Graduate student complaints about inadequate funding for teaching fellows overshadowed a discussion of teaching methods at a symposium last night sponsored by the Teaching Resources Office (TRO).
President Bok moderated the discussion between the six-member panel and an audience of about 50 graduate students. The topic was the future of the teaching fellow and Bok began the meeting by saying that institutions around the country were becoming more and more interested in the quality of the graduate student's teaching.
Elizabeth K. Allison '67, assistant professor of Economics, and Deirdre Southall, associate director of the TRO, both panel members, reiterated the needs they feel graduate students have for instructions on ways of teaching. Allison described the success that new methods of professor-graduate student-undergraduate feedback had met in training sectionmen for Economics 10.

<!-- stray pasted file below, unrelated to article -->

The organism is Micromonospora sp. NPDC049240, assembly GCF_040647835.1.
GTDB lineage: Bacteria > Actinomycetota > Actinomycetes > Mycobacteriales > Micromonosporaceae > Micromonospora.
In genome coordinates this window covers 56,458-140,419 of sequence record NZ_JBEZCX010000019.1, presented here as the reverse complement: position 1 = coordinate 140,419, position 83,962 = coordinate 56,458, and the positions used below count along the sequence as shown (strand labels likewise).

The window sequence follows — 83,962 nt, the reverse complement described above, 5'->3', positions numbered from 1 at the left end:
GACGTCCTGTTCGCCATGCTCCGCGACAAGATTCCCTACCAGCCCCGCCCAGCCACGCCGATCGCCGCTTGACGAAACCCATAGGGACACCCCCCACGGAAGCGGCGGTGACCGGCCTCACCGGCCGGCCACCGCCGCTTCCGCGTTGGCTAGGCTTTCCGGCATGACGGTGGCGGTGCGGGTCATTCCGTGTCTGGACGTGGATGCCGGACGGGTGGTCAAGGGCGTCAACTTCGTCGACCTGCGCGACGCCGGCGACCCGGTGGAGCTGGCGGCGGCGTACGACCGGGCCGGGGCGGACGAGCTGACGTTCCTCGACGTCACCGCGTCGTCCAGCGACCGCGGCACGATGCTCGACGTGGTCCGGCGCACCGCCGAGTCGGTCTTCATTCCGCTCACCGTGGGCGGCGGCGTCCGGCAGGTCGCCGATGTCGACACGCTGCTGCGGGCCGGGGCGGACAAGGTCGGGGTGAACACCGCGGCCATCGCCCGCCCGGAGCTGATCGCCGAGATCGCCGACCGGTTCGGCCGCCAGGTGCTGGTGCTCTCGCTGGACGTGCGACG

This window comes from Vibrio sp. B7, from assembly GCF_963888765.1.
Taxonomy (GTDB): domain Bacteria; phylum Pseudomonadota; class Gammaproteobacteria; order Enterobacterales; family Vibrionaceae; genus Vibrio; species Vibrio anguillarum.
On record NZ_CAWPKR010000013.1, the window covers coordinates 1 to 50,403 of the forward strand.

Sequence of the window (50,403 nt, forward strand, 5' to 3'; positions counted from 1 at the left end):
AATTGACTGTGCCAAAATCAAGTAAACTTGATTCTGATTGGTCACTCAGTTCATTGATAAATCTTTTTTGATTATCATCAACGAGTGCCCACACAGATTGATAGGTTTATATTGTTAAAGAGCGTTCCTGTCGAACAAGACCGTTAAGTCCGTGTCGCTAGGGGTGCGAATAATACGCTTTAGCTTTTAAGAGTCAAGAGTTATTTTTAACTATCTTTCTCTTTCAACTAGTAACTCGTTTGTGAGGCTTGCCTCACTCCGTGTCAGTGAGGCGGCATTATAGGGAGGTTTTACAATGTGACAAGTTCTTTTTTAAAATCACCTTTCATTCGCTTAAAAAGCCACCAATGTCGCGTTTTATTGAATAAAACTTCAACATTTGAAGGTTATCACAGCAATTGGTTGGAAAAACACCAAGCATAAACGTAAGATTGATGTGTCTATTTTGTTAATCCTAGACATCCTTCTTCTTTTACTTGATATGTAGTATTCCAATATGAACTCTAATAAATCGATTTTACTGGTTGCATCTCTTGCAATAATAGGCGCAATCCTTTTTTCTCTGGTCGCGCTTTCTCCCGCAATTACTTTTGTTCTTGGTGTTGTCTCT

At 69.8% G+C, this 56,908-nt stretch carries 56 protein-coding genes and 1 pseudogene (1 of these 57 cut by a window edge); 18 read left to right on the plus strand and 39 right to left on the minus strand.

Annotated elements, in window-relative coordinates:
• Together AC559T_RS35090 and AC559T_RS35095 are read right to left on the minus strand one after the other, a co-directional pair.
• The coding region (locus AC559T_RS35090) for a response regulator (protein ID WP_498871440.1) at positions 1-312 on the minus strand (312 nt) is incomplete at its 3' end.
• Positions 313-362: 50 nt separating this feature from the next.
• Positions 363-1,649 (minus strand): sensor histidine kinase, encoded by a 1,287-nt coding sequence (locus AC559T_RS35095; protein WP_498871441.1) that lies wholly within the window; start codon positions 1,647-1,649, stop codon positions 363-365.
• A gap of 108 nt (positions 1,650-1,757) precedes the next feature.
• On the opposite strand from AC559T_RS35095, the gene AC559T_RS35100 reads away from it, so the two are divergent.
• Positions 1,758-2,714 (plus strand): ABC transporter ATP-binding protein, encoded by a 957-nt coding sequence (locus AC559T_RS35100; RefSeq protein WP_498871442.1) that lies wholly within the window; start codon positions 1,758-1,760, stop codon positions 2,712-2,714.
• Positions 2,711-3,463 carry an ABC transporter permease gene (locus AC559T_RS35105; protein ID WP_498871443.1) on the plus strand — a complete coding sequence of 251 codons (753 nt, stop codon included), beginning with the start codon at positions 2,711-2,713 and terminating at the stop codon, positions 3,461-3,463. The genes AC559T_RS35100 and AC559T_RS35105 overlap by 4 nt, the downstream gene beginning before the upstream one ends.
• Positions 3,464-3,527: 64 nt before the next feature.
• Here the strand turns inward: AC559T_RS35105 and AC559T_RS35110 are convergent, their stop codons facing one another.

Daniel Garber, a fourth-year graduate student in philosophy and the graduate student representative on the panel, drew applause from the audience of graduate students when he said that salaries for teaching fellows have not kept up with the rise in the cost of living. "This presents serious educational dangers to graduate students, besides being bad in itself," he said.
John Kelly, a teaching fellow in the